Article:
Astronomers are rushing to study what appears to be the first known interstellar comet — and in some of the very earliest observations, it looks oddly familiar.
The object, currently dubbed Comet C/2019 Q4, was first spotted on Aug. 30. Follow-up observations of its path suggest that the comet is skimming through our neighborhood on a one-way journey, not trapped in the looping orbit typical of objects born in our own solar system. That would make it only the second confirmed interstellar object, after 'Oumuamua, which was spotted in 2017.
But scientists couldn't get a good read on what 'Oumuamua was made of. With this object, however, they can get such readings, by measuring the light signature of the gunk surrounding the comet. Some of the first of those spectra for C/2019 Q4 are in, and they look pretty similar to the spectra of a class of objects in our solar system. This suggests that those objects and the interstellar visitor consist of more or less the same stuff.
Related: Interstellar Comet: Here's Why It's Got Scientists So Pumped Up
"Comets in other planetary systems can be similar to those of the solar system," Javier Licandro, an astronomer at the Institute for Astrophysics of the Canaries, said in a statement. "They may have formed by processes similar to those which led to the formation of the Oort Cloud comets in the solar system."
The Oort Cloud is the spherical shell of icy bodies encasing our solar system at huge distances from the sun. We see comets when they get kicked out of the Oort Cloud and travel closer to the heart of our solar system. They grow their trademark fuzzy tails when the sun's radiation vaporizes the more volatile ingredients of the comet.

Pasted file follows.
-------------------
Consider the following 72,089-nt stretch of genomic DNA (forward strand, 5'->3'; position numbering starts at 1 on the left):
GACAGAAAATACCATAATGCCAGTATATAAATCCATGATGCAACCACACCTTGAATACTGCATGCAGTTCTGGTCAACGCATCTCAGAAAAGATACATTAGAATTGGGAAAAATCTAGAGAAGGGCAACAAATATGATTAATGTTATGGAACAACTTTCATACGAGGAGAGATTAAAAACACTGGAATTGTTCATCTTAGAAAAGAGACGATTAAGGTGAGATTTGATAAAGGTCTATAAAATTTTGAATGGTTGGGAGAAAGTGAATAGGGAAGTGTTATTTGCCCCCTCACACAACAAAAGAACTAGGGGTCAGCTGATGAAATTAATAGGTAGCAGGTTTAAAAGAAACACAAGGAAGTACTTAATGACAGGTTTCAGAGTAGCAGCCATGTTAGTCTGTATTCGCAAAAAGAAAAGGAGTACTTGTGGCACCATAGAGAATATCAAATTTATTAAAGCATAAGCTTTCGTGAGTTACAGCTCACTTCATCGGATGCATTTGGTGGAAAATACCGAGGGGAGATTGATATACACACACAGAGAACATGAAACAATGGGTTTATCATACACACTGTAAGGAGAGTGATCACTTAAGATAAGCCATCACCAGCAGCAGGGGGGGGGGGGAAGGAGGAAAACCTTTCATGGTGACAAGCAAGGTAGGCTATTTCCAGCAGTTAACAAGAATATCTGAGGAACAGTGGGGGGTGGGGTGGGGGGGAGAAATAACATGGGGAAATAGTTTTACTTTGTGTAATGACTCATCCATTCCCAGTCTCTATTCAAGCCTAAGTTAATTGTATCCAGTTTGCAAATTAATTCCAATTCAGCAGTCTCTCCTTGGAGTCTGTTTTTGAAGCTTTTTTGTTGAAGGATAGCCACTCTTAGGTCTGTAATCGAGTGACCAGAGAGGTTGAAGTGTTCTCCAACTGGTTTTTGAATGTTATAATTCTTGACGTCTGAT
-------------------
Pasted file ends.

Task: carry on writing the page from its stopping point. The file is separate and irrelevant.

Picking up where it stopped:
Scientists have spotted comets ricocheting across other solar systems before, but the objects are tricky to study across such vast distances. While 'Oumuamua was definitely interstellar, it didn't carry the telltale cometary blur. The newly spotted object does, and that's what Licandro and colleagues at the Institute for Astrophysics of the Canaries were able to study.
The team used a telescope in the Canary Islands to image the comet on Sept. 12 and applied an installed instrument to gather three spectra as well. Initial analyses of those spectra suggest that they align somewhat with those of a specific group of solar system objects. That could mean that the solar system where the object came from follows a recipe fairly similar to that of our own solar system and its comets.
And scientists have plenty of time to gather the many observations they'll need to better understand what the comet is made of and where it came from. Unlike when 'Oumuamua was discovered, astronomers believe they still have a full year during which they can observe the comet from Earth.
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